12 December 2006

Horrid flickering ads

Has a more counterproductive form of advertising ever been devised?*

There's nothing wrong with having ads on one's website. Most such ads display still pictures, not unlike the ads one sees in an ordinary magazine or newspaper. They are not excessively distracting. If one of them looks like it might interest me, I may even click on it.

Very different is the horrid flickering ad -- the one which displays moving imagery, especially if the movement is rapid or jerky. The irritating effect on the brain is so strong that whenever I see one of these abominations go into its act on my screen, I immediately reflexively try to scroll the site I'm looking at into a position where the HFA is not visible. If this would also move part of the text of the article I'm reading off of the screen, I'll speed-read that part. If a site is infested with several HFAs, unless the article content is extremely interesting, I often just abandon it and go elsewhere -- what's the point of trying to read when a barrage of flashing, flickering distractions makes it practically impossible anyway?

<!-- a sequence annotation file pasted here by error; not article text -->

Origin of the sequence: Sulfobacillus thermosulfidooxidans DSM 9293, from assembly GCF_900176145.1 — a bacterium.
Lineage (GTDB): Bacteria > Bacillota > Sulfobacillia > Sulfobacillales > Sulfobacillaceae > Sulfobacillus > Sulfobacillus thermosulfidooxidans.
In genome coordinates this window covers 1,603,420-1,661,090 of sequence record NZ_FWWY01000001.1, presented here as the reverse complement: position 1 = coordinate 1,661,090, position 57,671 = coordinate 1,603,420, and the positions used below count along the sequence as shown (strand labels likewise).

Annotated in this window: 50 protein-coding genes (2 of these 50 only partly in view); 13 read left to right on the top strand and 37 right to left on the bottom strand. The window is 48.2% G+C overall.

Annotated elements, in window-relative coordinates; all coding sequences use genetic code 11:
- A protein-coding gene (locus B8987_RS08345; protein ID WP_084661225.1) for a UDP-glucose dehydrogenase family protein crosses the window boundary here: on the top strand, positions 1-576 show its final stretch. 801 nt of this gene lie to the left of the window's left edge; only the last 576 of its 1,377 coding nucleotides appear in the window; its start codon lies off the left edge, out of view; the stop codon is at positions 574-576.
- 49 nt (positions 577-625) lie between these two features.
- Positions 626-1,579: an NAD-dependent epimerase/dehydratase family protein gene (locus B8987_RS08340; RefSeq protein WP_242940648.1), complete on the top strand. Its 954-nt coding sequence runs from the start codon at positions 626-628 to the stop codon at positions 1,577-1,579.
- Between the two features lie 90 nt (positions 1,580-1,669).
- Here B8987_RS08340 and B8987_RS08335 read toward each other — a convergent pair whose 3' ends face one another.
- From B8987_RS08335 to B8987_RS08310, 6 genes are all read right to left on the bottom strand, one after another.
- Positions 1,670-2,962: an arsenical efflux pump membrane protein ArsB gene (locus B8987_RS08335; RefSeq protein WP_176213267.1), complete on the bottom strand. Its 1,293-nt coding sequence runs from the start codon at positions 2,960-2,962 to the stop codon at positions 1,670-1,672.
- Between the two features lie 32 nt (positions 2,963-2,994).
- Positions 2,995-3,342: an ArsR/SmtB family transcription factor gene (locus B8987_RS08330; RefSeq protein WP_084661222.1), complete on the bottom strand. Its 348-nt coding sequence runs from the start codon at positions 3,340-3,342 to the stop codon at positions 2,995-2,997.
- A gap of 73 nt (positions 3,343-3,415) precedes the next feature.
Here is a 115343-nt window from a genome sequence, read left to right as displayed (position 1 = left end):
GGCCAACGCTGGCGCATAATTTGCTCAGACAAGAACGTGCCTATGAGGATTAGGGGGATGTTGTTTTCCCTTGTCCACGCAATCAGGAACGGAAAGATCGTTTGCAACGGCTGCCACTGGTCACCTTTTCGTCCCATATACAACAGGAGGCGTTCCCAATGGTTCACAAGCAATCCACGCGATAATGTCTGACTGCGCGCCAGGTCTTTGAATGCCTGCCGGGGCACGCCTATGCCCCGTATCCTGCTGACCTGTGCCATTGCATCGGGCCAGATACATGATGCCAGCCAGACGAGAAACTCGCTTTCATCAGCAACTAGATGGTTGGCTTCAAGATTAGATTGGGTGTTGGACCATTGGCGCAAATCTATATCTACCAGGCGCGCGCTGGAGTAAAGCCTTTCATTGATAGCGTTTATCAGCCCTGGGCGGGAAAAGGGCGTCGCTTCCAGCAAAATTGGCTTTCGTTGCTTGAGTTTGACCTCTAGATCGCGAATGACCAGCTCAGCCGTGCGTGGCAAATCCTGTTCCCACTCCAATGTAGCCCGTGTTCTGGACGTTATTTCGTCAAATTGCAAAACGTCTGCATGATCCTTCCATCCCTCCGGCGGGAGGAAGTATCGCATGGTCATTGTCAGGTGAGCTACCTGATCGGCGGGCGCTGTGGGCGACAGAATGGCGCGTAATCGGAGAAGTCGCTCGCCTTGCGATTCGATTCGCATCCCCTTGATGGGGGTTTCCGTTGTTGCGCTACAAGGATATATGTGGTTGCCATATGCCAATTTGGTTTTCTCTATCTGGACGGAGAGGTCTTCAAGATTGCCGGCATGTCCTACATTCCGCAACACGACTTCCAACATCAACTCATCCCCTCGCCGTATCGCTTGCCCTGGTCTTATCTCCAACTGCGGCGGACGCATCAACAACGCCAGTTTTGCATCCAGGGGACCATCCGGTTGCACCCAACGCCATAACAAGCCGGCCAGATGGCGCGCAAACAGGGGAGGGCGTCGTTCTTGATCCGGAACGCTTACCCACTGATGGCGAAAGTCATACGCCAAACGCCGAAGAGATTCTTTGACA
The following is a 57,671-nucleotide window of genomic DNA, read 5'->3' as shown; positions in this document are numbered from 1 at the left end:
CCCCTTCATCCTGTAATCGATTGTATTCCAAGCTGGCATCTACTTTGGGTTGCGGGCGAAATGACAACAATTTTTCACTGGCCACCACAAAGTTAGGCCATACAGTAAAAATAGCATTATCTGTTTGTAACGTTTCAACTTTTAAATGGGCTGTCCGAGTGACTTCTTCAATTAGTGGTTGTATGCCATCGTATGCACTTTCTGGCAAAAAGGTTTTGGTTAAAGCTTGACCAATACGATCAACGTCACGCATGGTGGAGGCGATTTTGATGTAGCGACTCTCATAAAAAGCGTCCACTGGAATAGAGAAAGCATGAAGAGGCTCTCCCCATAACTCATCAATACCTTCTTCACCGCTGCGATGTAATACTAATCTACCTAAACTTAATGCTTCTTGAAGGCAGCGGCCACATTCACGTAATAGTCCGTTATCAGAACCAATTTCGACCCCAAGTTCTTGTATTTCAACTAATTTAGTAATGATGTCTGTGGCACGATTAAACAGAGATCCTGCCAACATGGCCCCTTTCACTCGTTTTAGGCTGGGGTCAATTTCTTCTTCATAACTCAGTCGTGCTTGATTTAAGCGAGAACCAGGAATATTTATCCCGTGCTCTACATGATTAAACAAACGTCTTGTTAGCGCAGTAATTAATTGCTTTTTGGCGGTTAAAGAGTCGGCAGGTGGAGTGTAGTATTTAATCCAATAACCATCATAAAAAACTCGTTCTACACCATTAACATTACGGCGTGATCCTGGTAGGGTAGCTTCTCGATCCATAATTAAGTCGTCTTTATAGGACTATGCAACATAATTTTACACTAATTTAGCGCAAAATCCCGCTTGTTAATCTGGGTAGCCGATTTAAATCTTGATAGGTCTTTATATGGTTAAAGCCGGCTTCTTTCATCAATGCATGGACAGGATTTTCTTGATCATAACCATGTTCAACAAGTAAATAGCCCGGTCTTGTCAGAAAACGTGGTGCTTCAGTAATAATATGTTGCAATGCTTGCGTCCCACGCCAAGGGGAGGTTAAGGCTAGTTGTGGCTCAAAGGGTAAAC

Almost as annoying is a type of ad which I have so far seen only on the website of the British newspaper The Telegraph (on individual articles, not on the main page). Like a snapping turtle lying immobile in wait for the passage of an unwary fish, it sits innocuously at the side of the page -- until you inadvertently pass your cursor over it. Then it suddenly balloons in size, widening out to cover a large part of the screen, including much of the article you are trying to read. Furthermore, the monstrosity often does not retreat from its ill-gotten territorial gains when you move your cursor away from it. Sometimes the only way I can get rid of the blasted thing is to click the "Refresh" button and reload the page -- and then be careful not to let the cursor pass over the ad, or one of its equally-fiendish Doppelgängers elsewhere on the page, again.

This kind of thing raises the same question as spamming: Since the whole purpose of ads is to attract people and make them want to buy what you're offering (or at least read your site), what is the point of using forms of advertising which antagonize everybody at first sight?

*Actually, maybe it has. See Joshua Minton's recollection of a dentist with an even more self-defeating scheme for promoting her religion.



Anonymous Anonymous said...

Those ads are the most abhorrent form of interruption marketing ever created. If these companies would invest in a good blogger who knew their shit and spoke with passion about their product or service, chances are they would sell to many more people who come looking for them for a fraction of the cost.

12 December, 2006 16:16  

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